The numbers behind the beautiful chaos of the Daytona 500

Austin Dillon celebrates his last-lap victory in the Daytona 500 last year. Jared C. Tilton/Getty Images

Predictive analytics get better all the time, but every now and then, it's essential to take a breath and appreciate the uncertainties that remain with us in sports. Competition always involves both skill and luck, and our greatest joys and deepest agonies as fans usually come from watching them collide. In the case of the Daytona 500, coming up on Feb. 17, I mean that literally.

Daytona truly is a place where anyone can win. In 2013, Tim Chartier, a professor of mathematics and computer science at Davidson College, and Brian McGue, then a Davidson student and now a software engineer, studied the order of drivers at various points in a series of NASCAR events. They found that where drivers ranked during Daytona races had essentially no bearing on where they ended up until very late in contests. For instance, the correlation between the standings after 475 miles at the 2011 Daytona 500 and the final results was less than 0.2. "This indicates the position a driver was in with only 10 laps to go had no significance to where he eventually finished the race," wrote Chartier and McGue.

Of course, there's a good reason for this: In 1987, Bobby Allison went airborne, hurtling into a fence and injuring four fans at Talladega. Since then, the circuit has required restrictor plates -- which cut the flow of fuel and air into an engine and reduce its horsepower -- at its two superspeedways, Daytona and Talladega. With a front straight of 3,800 feet and a back straight of 3,000 feet, Daytona's oval is long enough that today's cars could probably break 225 mph if left unimpeded. Instead, restrictor plates keep drivers to a maximum speed of about 195 mph. And when they bunch together, races stay close.

As a result, the level of chaos at Daytona is just extraordinary, inside and outside NASCAR. Consider: MLB teams leading after eight innings have gone 6,296-304 over the past three seasons, for a winning percentage of .954. If you are up by a field goal with five minutes left in an NFL game and you have the ball, first-and-10 at the 50-yard line, your win probability is 84.6 percent, according to Pro Football Reference. In most leagues, the best teams build leads that almost (though not quite) always hold up. But 95 percent of the way through the Daytona 500, you typically can't tell how the drivers are going to place! As far as I can tell, it's the most random major sports event in America.

The best strategy for drivers at Daytona might be simply to try not to crash for 480 miles or so and only then start to maneuver. But it's not clear even that is possible.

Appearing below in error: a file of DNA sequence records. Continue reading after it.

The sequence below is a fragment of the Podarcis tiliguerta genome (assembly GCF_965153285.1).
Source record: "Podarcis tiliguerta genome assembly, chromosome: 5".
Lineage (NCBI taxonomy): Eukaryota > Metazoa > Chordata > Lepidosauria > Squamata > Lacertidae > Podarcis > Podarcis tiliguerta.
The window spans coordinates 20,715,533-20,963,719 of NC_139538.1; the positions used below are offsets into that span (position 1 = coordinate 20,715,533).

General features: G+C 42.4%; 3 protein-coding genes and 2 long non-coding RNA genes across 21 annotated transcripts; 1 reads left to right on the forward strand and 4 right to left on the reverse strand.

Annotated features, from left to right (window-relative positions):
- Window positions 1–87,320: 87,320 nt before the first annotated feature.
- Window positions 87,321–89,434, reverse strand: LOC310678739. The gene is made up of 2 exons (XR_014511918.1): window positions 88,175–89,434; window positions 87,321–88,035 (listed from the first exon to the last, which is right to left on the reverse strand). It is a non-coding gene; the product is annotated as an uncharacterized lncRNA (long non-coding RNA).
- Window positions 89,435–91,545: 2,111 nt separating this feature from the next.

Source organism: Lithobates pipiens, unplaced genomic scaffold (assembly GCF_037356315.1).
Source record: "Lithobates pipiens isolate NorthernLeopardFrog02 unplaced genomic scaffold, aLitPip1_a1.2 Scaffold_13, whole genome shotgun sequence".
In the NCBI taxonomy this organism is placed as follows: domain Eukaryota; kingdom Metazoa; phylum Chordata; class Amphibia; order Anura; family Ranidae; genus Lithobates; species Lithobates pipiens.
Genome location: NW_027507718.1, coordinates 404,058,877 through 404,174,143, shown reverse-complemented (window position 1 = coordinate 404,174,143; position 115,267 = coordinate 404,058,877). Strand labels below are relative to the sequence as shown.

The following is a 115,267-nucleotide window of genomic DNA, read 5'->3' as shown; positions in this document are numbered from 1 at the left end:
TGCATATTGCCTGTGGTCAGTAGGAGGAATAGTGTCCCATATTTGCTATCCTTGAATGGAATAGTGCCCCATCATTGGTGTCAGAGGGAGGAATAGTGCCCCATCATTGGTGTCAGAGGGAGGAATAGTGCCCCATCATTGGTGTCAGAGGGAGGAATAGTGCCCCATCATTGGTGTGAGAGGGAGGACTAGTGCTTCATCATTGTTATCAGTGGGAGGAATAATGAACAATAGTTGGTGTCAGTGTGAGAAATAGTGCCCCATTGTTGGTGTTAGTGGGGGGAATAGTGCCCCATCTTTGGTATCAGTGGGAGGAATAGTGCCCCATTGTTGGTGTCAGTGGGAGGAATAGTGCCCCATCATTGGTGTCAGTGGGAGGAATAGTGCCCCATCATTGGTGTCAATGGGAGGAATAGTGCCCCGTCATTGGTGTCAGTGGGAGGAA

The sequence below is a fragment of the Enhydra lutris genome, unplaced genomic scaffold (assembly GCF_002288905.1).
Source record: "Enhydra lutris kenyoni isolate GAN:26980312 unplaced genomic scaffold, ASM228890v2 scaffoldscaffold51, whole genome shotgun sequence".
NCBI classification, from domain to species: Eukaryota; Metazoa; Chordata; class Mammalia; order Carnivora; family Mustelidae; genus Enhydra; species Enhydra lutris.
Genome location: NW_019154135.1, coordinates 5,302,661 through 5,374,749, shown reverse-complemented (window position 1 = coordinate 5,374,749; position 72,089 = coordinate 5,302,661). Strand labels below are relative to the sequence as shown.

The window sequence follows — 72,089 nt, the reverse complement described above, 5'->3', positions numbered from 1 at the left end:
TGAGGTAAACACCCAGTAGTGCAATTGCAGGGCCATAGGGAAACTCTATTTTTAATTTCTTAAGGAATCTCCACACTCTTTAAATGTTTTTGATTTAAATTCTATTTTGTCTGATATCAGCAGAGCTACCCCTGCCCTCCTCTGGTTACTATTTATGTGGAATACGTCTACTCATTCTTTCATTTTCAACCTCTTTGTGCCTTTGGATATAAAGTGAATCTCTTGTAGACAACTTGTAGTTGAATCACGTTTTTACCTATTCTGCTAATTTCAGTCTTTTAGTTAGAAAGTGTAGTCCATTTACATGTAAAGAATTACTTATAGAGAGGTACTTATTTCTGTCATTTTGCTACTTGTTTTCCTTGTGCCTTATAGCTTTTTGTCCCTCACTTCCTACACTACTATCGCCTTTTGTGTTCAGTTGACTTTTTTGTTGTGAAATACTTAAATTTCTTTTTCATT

Avoiding pileups in plate races might not be a persistent talent. In 2015 and 2016, for example, Brad Keselowski and Joey Logano won a combined five races in 16 Cup events at Daytona or Talladega, leading to speculation they had figured out how to work the superspeedways. In 2017 and 2018, however, Keselowski and Logano suffered eight crashes and finished 20th, on average, at the same tracks. Moreover, accidents are swallowing up more vehicles, as drivers have tried to exploit bunching. In the past two years, cars running in the top six at Daytona were caught in nearly half of multicar crashes, up from just 15 percent before 2017, according to David Smith, who runs the Motorsports Analytics website. "As teams became aware of the safe space the front of the field provided, they placed their focus on moving from the middle to the front," Smith says -- and suddenly, that space isn't as safe as it used to be.

An entire sport couldn't run with this degree of randomness -- even in your weekend softball league, you want some assurance that results reflect talent and performance. But winning laps at Daytona still counts toward the season's standings, so there's incentive for drivers to try to do well, even if they are more prone to losing leads or crashing. And beyond Daytona, the correlation between driver position during races and final standings is much stronger at other tracks. Within the overall context of NASCAR, this one crazy race works for old-school and more casual fans alike. Come for the tradition, stay for the unpredictable fun -- or vice versa.

The NBA playoffs and NFL draft will be here soon enough -- and NASCAR is lifting its restrictor-plate rules in April. So give yourself a valentine: Enjoy this Daytona 500 without worrying a whit about who'll win. Because the numbers say nobody knows.